The 5-year-old boy looked down at the iPad, reading the numbers on the screen.

"Eight plus two," said Jaquez Smith, a kindergartner at Longfellow Liberal Arts Elementary School in Rock Island.

Working at a table set up in the hallway on the school's second floor, Jaquez used his fingers to count and come up with the math equation's answer.

"Ten," the boy said.

"Ten, right," his tutor, Augustana College elementary education student Josh Fahs, said. "Good job."

This is the scene throughout the year at Longfellow, which partners with the Rock Island college to allow students to lead the Number Sense Project.

Started in the 2009-10 school year, the program teaches elementary-education college majors during a fall course on how to teach math methods to students. The course also groups pairs of Augustana students with four kindergartners during once-a-week tutoring sessions where they can practice applying those methods.

The students help the youngsters with their number skills, relying heavily on technology - iPads and iPods - to do that. They use applications designed by Augustana education professor Randy Hengst to play math games with the kids, said Mike Egan, assistant education professor.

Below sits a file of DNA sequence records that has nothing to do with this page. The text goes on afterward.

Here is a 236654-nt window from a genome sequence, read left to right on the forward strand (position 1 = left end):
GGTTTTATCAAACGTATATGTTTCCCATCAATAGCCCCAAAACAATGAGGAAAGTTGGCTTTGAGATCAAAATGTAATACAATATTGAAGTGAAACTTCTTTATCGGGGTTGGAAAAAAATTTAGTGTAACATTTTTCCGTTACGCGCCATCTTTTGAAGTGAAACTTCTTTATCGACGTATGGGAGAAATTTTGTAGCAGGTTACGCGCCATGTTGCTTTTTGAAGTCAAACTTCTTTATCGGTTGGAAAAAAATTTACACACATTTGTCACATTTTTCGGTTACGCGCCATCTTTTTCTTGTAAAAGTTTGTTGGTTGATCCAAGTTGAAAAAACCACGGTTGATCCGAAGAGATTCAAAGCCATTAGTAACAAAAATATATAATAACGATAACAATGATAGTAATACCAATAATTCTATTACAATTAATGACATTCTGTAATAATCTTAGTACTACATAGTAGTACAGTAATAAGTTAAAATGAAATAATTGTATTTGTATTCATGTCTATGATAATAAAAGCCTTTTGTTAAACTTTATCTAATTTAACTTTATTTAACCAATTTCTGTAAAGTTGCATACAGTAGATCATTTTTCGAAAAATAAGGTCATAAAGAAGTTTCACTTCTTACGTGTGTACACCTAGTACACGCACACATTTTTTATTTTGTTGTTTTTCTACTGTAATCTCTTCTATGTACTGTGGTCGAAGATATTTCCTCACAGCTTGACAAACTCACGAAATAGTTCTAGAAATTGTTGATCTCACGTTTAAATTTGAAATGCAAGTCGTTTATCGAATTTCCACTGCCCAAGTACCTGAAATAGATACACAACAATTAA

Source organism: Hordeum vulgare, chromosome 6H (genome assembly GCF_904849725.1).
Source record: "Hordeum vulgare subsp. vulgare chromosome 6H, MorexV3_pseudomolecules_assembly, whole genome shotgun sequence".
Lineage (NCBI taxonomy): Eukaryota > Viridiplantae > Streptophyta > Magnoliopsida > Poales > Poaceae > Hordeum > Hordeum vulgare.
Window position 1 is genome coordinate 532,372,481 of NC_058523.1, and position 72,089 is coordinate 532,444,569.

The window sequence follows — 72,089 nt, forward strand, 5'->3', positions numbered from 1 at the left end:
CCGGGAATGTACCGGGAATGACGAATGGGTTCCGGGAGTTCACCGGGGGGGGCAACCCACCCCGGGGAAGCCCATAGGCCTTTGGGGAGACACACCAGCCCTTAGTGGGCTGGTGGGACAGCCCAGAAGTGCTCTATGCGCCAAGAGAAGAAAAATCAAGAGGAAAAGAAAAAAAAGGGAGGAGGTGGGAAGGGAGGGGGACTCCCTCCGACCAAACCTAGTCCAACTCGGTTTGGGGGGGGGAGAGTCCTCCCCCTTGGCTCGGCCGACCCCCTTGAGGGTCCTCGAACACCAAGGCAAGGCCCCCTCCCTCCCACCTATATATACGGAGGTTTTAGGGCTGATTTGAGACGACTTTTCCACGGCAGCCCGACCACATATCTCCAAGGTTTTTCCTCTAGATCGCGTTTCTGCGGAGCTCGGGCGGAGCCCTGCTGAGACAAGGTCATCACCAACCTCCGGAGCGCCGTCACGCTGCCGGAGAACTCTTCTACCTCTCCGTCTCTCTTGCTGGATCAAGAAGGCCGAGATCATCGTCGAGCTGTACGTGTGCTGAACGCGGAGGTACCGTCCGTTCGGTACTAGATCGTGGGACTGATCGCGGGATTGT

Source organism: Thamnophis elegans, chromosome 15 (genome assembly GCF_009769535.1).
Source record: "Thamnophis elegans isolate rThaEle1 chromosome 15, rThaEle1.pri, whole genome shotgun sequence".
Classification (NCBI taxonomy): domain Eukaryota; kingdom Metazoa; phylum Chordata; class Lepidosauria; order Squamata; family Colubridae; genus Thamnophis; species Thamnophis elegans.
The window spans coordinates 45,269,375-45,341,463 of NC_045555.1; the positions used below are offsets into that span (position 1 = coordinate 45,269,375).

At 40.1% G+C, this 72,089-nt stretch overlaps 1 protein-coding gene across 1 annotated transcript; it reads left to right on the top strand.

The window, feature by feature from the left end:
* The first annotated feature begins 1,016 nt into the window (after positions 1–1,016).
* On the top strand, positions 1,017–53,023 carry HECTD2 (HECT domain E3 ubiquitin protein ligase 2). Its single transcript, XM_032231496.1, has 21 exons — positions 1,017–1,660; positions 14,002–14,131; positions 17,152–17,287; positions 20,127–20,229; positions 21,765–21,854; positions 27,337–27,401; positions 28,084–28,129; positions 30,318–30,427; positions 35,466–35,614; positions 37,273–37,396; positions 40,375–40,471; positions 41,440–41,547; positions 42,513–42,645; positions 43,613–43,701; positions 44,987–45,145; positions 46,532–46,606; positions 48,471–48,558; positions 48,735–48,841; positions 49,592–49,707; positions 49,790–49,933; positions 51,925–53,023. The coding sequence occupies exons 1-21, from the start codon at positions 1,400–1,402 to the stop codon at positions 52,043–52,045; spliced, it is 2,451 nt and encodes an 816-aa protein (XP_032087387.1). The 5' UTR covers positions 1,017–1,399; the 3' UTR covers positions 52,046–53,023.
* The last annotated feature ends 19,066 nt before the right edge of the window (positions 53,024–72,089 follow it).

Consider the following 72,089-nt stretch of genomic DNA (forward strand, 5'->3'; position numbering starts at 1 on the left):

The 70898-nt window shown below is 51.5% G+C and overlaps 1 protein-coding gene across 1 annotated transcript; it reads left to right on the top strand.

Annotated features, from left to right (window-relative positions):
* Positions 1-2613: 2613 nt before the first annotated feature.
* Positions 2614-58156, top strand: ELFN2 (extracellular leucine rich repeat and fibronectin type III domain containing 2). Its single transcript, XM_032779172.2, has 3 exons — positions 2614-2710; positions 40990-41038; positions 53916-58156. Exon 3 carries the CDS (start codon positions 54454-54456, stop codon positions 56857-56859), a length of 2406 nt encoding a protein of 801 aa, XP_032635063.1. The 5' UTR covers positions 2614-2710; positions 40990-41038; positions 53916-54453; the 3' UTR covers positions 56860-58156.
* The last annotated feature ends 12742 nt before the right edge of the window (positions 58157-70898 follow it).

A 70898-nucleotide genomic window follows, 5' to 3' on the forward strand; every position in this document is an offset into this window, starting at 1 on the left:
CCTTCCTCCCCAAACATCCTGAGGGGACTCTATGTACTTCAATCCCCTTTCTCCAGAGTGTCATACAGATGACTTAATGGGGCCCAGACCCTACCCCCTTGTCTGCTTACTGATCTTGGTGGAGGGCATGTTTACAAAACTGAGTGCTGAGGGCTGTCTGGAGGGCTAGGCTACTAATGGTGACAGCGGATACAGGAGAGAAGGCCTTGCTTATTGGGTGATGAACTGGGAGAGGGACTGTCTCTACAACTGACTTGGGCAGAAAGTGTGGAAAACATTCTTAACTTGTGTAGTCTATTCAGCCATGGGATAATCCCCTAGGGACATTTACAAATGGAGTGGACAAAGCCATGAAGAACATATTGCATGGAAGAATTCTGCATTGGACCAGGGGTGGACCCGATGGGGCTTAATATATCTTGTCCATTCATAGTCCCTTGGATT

Many of the Number Sense Project apps can be downloaded for free on iTunes, he added.

"They are tools that mesh well with kindergarten learning goals," Egan said. "The kids catch on quickly."

At the end of the course, three Augustana students volunteered to continue working with the kindergartners during the spring semester, too.

"The big benefit of using the technology is how eye-catching it is for the students," he said. "There are games, but they do learn a lot. They get excited to learn about math."

Fahs said his little student, Jaquez, has shown improvement in understanding math concepts since they started working together in the fall.

"I learn how to do math," Jaquez said. "You get to try to figure out what the numbers equal. I like to do the games."